The County's denial of the Grievant's request for an available, light-duty assignment following his off-duty injury was based on a unilateral change in light-duty policy asserted by Sheriff Clarke in his Directive No. 22-11. Nevertheless, my task herein is to determine not whether Sheriff Clarke's unilateral change in policy violated the CBA, but rather whether the denial of the Grievant's request for an available, light-duty assignment pursuant to that policy violated the Agreement.
While the parties agree that § 1.02 of the CBA applies to the dispute herein, each party relies on different portions of that section. The County selectively quotes portions of § 1.02 as follows:
The County of Milwaukee retains and reserves the sole right to manage its affairs in accordance with all applicable laws, ordinances, regulations and executive orders. Included in this responsibility, but not limited to [sic] thereto, is the right to direct the work force. In addition to the foregoing, the County reserves the right to make reasonable rules and regulations relating to personnel policy, procedures and practices and matters relating to working conditions giving due regard to the obligations imposed by this Agreement.(2)
(County Br. 2). The Union, by contrast, relies on the contractual language establishing the County's "right to assign employees, subject to existing practices and the terms of this Agreement" (emphasis added). In addition, the Union argues that irrespective of any contract language, the County was required by past practice to allow Mr. Villwock to do available light-duty work following his off-duty injury.
Resolving this dispute thus requires me to interpret and apply § 1.02 of the CBA. In so doing, I may apply principles of contract law. See Madison Teachers Inc. v. Madison Metropolitan School Dist., 2004 WI App 54, ¶ 17, 271 Wis. 2d 697, 711, 678 N.W.2d 311, 318 ("Arbitrators have the authority to use principles of contract law in resolving disputes under collective bargaining agreements.") Moreover, "[i]n the context of construing terms of a collective bargaining agreement, arbitrators have utilized rules, standards, and principles borrowed from the jurisprudence developed by courts to resolve disputes over the meaning of terms in contracts. Id., 2004 WI App 54, ¶ 15, 271 Wis. 2d at 710, 678 N.W.2d at 317, citing Elkouri & Elkouri, supra, at 431. I first consider whether the County violated the CBA, and second, if so, what the appropriate remedy is.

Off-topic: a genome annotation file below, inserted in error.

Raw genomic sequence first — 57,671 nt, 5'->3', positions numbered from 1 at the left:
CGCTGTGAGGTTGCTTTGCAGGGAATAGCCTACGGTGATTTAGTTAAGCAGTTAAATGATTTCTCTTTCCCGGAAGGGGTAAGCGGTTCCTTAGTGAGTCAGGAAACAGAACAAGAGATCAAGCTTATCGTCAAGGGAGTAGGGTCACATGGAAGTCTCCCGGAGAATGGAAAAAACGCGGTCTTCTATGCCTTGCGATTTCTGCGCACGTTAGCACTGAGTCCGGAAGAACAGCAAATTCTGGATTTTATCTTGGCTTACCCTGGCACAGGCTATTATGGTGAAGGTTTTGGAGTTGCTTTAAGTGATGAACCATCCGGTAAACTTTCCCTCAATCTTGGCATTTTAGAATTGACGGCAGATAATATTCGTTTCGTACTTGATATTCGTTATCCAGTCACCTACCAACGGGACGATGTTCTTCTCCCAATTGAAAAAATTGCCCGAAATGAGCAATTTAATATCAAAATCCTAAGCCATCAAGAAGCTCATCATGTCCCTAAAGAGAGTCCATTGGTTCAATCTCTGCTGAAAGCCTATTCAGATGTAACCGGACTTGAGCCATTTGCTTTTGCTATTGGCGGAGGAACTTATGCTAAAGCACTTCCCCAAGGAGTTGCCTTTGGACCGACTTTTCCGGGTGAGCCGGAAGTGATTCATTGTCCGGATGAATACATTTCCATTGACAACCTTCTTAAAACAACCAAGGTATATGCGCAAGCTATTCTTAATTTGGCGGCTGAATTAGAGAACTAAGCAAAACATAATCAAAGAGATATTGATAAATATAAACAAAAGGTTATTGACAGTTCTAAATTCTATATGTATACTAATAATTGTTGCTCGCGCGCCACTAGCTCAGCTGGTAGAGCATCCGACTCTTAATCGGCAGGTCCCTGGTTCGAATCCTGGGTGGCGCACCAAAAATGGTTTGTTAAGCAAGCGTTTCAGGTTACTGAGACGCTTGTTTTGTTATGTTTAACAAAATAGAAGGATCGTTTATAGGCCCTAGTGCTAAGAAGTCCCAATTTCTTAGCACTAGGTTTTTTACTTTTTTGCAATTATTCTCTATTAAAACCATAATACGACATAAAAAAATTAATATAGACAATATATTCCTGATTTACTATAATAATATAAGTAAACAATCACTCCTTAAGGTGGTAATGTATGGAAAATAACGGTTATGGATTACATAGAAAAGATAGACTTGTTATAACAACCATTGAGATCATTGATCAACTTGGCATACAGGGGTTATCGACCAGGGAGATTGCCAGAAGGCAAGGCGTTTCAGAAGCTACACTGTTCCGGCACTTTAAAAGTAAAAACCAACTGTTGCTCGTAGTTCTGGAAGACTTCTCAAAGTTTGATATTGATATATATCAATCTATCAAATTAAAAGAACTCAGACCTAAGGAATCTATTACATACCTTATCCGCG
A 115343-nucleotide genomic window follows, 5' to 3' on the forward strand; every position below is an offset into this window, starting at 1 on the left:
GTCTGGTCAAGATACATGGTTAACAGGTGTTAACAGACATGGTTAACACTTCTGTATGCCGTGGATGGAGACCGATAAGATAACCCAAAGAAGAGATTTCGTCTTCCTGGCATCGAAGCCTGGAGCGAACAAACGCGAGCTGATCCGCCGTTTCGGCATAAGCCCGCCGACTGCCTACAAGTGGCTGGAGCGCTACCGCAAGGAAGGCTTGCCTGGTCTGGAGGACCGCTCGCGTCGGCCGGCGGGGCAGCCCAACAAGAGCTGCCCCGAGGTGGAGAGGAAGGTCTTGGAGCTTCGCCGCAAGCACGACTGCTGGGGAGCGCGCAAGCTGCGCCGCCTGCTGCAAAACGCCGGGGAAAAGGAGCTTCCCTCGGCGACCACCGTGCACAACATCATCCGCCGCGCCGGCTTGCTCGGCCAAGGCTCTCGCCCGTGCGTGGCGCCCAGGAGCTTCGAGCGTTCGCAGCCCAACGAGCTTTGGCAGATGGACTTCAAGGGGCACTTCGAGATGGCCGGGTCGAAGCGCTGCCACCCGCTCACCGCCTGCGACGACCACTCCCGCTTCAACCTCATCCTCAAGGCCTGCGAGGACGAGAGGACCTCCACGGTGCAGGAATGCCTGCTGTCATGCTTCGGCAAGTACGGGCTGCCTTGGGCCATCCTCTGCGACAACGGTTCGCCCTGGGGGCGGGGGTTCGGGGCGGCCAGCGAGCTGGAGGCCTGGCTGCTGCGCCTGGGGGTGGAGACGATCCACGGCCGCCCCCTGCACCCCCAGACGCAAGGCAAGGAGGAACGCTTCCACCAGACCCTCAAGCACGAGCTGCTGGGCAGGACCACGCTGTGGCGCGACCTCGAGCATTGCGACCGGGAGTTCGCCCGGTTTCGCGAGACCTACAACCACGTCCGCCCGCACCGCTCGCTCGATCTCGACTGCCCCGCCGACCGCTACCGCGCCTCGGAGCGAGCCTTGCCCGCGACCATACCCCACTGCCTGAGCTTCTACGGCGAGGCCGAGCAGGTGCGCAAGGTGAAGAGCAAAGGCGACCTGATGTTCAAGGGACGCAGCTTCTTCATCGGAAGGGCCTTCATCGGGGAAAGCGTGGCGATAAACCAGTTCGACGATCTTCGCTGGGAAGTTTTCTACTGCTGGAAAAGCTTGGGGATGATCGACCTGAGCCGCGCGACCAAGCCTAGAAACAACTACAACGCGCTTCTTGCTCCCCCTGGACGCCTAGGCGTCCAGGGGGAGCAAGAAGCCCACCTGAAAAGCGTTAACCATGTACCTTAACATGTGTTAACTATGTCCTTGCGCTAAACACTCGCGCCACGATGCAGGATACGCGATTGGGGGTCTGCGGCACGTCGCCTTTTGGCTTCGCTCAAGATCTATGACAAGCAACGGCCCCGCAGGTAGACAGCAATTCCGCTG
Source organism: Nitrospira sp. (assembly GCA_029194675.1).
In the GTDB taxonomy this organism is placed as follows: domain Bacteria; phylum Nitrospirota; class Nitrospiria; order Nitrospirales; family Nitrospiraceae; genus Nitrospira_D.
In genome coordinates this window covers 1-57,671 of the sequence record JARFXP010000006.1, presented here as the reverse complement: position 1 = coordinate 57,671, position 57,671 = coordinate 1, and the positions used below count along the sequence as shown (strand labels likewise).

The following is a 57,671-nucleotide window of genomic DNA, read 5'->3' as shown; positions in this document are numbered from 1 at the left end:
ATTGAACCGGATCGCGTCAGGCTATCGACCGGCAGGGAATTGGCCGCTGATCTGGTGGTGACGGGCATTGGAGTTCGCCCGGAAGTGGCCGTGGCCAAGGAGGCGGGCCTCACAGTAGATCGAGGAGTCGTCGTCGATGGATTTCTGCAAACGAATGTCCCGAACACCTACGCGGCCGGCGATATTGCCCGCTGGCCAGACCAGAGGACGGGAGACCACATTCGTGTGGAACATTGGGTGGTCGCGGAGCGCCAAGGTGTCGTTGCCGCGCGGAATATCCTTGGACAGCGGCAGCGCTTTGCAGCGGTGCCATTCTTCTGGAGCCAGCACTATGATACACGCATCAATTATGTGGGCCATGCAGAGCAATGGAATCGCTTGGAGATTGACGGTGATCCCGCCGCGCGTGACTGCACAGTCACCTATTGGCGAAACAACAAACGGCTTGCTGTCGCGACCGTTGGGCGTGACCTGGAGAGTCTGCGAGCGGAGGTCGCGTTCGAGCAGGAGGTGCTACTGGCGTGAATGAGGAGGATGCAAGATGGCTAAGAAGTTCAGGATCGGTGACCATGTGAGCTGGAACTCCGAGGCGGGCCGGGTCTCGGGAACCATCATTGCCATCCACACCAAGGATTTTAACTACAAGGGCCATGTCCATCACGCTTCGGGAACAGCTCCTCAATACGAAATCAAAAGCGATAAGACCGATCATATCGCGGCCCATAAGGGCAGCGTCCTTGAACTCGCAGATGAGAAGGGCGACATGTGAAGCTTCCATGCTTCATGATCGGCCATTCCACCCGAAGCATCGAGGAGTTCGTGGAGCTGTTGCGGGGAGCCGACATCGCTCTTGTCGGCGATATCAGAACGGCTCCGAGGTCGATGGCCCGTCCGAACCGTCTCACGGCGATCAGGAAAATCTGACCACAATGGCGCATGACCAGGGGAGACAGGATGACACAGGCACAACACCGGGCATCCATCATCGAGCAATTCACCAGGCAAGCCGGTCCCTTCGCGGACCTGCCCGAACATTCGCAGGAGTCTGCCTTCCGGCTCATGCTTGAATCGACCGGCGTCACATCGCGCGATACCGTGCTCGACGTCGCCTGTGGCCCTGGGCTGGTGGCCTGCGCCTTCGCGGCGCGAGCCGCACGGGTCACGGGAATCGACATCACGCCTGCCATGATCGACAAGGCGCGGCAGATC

I. WHETHER THE COUNTY VIOLATED § 1.02 OF THE CBA
If I were to ignore the express limitation in § 1.02 on management's "right to assign employees," namely, that such right of assignment is "subject to existing practices and the terms of this Agreement", this would be a closer case. For the management rights clause expressly establishes the "right to direct the work force"; "the right to make reasonable rules and regulations relating to personnel policy, procedures and practices . . ."; and the "right to maintain efficiency of operations by determining the method, the means and the personnel by which such operations are conducted . . ." Absent the contractual language limiting the assignment of employees, at least a colorable argument could be made that the express management rights quoted above authorized the County to deny Deputy Villwock's request for light duty, irrespective of past practice.
Nevertheless, the inclusion in § 1.02 of a more specific management right regarding the assignment of employees and particularly, the express restriction of that right to "existing practices" requires me to consider A) whether such language applies to the denial of the Grievant's request for a light-duty assignment; B) whether this language, if applicable, supersedes the other ostensibly conflicting and more general language in the management rights section; and C) whether management exceeded the scope of its right to "assign employees" by ignoring "existing practices" to which that right was subject.
A. Whether the Provision Regarding Assignment of Employees Applies